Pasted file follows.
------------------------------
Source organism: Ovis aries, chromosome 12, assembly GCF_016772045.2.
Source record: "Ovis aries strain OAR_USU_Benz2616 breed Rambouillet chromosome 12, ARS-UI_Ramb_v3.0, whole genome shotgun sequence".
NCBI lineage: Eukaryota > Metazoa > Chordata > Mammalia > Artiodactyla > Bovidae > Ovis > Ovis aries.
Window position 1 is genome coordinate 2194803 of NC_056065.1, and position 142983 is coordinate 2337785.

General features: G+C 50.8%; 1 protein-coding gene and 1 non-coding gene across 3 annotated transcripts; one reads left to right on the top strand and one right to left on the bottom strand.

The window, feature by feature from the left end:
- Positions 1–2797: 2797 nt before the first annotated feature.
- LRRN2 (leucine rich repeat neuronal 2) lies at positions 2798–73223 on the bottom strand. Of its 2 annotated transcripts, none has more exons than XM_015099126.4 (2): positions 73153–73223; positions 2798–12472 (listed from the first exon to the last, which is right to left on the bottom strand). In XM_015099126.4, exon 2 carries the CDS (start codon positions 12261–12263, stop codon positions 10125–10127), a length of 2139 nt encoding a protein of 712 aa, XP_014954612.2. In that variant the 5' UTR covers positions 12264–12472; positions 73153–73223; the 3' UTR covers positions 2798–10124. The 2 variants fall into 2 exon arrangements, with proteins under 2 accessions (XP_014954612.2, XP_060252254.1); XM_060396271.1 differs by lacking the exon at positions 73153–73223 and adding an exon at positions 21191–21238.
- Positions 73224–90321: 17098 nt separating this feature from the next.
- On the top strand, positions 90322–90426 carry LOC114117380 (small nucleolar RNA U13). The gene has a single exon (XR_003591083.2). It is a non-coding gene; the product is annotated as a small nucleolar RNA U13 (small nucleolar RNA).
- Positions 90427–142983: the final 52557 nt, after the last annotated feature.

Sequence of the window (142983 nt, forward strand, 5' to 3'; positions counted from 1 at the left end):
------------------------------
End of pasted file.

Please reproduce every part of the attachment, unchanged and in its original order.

Source organism: Ovis aries, chromosome 12, assembly GCF_016772045.2.
Source record: "Ovis aries strain OAR_USU_Benz2616 breed Rambouillet chromosome 12, ARS-UI_Ramb_v3.0, whole genome shotgun sequence".
NCBI lineage: Eukaryota > Metazoa > Chordata > Mammalia > Artiodactyla > Bovidae > Ovis > Ovis aries.
Window position 1 is genome coordinate 2194803 of NC_056065.1, and position 142983 is coordinate 2337785.

General features: G+C 50.8%; 1 protein-coding gene and 1 non-coding gene across 3 annotated transcripts; one reads left to right on the top strand and one right to left on the bottom strand.

The window, feature by feature from the left end:
- Positions 1–2797: 2797 nt before the first annotated feature.
- LRRN2 (leucine rich repeat neuronal 2) lies at positions 2798–73223 on the bottom strand. Of its 2 annotated transcripts, none has more exons than XM_015099126.4 (2): positions 73153–73223; positions 2798–12472 (listed from the first exon to the last, which is right to left on the bottom strand). In XM_015099126.4, exon 2 carries the CDS (start codon positions 12261–12263, stop codon positions 10125–10127), a length of 2139 nt encoding a protein of 712 aa, XP_014954612.2. In that variant the 5' UTR covers positions 12264–12472; positions 73153–73223; the 3' UTR covers positions 2798–10124. The 2 variants fall into 2 exon arrangements, with proteins under 2 accessions (XP_014954612.2, XP_060252254.1); XM_060396271.1 differs by lacking the exon at positions 73153–73223 and adding an exon at positions 21191–21238.
- Positions 73224–90321: 17098 nt separating this feature from the next.
- On the top strand, positions 90322–90426 carry LOC114117380 (small nucleolar RNA U13). The gene has a single exon (XR_003591083.2). It is a non-coding gene; the product is annotated as a small nucleolar RNA U13 (small nucleolar RNA).
- Positions 90427–142983: the final 52557 nt, after the last annotated feature.

Sequence of the window (142983 nt, forward strand, 5' to 3'; positions counted from 1 at the left end):